She’d just dropped out of Berkley’s film program, a degree so prestigious that that almost never happened. She was 22, which would’ve put her in Michael’s class. A few calls under the guise of Academic Services revealed they’d been interns at Screen Constellations at the same time.

***

Tenants in apartment buildings ought to get to know their neighbors. I could’ve been anyone ringing the buzzer at nine in the evening.

“Sorry, I locked myself out again.”

Once a stranger buzzed me in, I found Cassie’s apartment, pulled out my wallet and started knocking. The door swung open before my knuckles hit wood. Cassie stood on the other side, jet black hair frizzy, eyes squinting, a lioness primed to pounce.

I jumped, almost unfurling my wallet to reveal the bus pass.

Cassie gave a coy smile. “I saw your feet.”

There was only one vantage point that low and Cassie looked like she’d been there for a while. There was a carpet pattern on her cheek. She wore a long shirt and pajama bottoms, but it was clear she hadn’t slept in days. Her red eyes were framed with the bags beneath them.

I waved my wallet. “I’m here to ask some questions about Michael Freeman.”

Cassie held the door open. Real detectives have partners, they’re supposed to give their names and use permission statements, but sometimes when you speak with authority, people assume you have it.

Cassie’s unit was a fire hazard. The hall, the shelves, and the kitchen counters were filled with stacks of paper. There were pages on the welcome mat, red with edits. I could tell they were screenplays from where I was standing.

The carpet was littered with bleeding ink cartridges. There was a printer and a laptop on the coffee table, where fresh reams waited beneath.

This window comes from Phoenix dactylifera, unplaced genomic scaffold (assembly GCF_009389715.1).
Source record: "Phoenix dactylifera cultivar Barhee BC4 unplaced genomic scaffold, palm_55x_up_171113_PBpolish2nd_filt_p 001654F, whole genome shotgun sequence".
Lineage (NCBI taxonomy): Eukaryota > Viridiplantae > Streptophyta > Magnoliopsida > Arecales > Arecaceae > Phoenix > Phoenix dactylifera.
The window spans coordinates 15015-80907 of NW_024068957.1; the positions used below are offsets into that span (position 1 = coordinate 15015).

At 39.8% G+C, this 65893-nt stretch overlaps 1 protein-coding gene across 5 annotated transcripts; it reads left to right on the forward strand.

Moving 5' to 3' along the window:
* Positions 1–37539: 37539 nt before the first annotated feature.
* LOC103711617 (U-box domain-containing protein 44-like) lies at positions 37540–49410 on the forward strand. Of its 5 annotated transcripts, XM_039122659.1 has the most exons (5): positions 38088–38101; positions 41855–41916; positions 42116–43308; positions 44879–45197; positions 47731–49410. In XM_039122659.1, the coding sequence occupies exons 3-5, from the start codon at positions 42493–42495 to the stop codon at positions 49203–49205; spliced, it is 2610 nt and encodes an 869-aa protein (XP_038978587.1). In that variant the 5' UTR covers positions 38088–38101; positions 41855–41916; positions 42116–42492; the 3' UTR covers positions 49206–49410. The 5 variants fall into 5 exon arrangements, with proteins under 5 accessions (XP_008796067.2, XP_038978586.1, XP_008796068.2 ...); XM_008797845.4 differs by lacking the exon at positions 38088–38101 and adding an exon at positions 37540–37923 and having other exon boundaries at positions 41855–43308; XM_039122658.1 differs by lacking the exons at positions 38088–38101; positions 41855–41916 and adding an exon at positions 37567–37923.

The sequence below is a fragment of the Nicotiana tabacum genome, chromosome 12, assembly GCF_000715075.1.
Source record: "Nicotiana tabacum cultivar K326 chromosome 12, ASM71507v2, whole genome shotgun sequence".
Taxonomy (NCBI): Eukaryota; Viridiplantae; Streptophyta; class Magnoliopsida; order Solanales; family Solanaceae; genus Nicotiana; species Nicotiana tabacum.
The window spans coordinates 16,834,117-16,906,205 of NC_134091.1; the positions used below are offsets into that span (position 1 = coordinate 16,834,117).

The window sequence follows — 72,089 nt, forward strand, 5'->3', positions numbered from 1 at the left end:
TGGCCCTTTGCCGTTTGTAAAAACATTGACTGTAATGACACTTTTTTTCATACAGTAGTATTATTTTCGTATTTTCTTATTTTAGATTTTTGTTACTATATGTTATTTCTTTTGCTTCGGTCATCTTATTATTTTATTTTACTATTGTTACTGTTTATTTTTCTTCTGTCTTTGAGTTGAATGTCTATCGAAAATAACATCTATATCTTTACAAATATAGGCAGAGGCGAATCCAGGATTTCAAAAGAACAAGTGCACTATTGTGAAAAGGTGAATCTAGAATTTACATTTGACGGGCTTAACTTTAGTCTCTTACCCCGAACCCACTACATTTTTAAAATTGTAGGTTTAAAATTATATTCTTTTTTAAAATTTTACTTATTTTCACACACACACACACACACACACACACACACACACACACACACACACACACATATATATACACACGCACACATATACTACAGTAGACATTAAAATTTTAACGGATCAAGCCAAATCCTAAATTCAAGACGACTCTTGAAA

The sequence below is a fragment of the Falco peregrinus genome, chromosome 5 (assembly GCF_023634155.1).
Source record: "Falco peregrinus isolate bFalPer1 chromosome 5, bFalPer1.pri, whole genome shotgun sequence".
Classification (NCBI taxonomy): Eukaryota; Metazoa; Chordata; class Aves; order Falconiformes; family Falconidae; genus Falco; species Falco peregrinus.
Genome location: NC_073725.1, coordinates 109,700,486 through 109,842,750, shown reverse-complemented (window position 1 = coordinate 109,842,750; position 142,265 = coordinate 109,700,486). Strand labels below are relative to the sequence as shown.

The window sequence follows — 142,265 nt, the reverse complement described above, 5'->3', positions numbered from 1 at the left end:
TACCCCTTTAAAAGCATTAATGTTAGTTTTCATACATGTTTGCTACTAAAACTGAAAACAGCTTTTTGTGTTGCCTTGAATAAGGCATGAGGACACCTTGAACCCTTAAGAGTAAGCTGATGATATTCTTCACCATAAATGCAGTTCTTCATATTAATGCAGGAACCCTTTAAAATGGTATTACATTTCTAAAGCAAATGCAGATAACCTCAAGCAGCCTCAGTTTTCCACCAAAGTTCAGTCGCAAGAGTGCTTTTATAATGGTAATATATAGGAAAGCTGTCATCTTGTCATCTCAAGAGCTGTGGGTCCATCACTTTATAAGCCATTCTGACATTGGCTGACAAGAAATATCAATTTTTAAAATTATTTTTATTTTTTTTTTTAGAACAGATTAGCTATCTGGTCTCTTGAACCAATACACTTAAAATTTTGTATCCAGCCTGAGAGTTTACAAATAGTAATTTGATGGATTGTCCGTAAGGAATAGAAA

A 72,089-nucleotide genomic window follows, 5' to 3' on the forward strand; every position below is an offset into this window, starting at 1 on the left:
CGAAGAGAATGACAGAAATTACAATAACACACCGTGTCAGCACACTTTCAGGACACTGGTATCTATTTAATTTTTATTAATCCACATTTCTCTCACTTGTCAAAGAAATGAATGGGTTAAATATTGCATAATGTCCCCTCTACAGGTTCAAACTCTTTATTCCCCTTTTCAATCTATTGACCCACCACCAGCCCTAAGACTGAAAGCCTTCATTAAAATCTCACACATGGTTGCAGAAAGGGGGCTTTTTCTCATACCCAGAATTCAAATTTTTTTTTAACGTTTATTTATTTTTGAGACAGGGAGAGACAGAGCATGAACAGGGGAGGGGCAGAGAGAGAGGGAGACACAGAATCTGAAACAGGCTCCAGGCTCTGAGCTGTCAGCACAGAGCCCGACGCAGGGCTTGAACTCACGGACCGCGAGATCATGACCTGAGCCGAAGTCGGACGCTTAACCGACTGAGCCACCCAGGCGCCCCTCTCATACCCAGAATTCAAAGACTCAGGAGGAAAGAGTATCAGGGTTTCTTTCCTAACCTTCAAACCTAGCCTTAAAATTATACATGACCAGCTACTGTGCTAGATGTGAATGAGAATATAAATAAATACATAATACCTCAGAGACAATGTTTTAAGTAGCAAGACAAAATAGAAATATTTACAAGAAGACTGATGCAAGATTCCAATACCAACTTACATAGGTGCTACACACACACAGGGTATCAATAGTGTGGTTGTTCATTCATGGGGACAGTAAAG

“It took them long enough to send someone.” Cassie scooped pages off the love seat so I could sit.

I flipped my notepad open. “No one questioned you at the scene?”

She rolled her eyes. “I might have wandered away from that tired old scene.”

“Do you mind if I ask what your relationship was with Michael Freeman?”

Cassie fell across the couch cushions. “Relationship? We were interns. We read screenplays so the producers didn’t have to.”

I wrote “SCRIPT READER” on my notepad. “Tell me about Michael’s last day on the job.”

Cassie opened her fingers wide, pantomiming an explosion.

I kept my poker face.

She sat up with a smirk. “We’d finished grading the solicited scripts, so we decided to dive into the Blacklist.”

“Blacklist?”

“The Blacklist is a collection of screenplays that have high marks from readers, but will never get turned into features.”

“Why?”

Cassie shot up to sift through her papers for a needle in a haystack. “They’re fresh ideas in an industry churning out sequels, prequels, betweequels, remakes, reboots, and reimaginings. Why risk money on something new when you can resurrect the same ancient brands? Hollywood doesn’t care about art. They’re more interested in selling grown men their action figures back to them.”

From where I sat, I saw stacks all the way down the hall, through the bathroom and into the tub. None were bound. There was no clear filing system. I had a hard time picturing Cassie lugging a dolly full of reams up the steps.

Glancing back at my notes, I found I’d drawn a spiral on the pad. The decor was derailing my train of thought.

Cassie surgically removed a handful of pages from a stack. “If you’re looking for a suspect. I’d start with The King in Yellow.”

“The King of who?”

Cassie patted her pages. “Not who, what. The King in Yellow was the screenplay Michael was reading when the spark of inspiration hit.”

Gripping the edges, Cassie wielded her bundle like a weapon.

“It was the only script he’d given a 5 out of 5. When he wandered off in a euphoric stupor, I knew I had to sink my teeth into it.”

Cassie stared at her title page.

“Right out of the gate, the story was too outlandish. It was about a masquerade ball, in an otherworldly place called Carcosa, where the stars were black and twin suns shined underwater. There was no clear protagonist. No one’s mask slipped long enough to reveal their motivation, just a graphic orgy of decadence.”

Cassie giggled, a joke teller eager to get to her punchline.

“My notes were littered with potential breaks in the routine, when guests arrived, when they began the offering of skin, when the guards went missing, but I couldn’t decide on one. Turns out the break was a character, an uninvited guest who’d infiltrated the plot.”

She licked her cheshire cat smile. “That bland first act is what makes the story so brilliant. It lulls you into a false sense of security before charging through the fourth wall.”

I flipped my pad shut. “What do you mean?”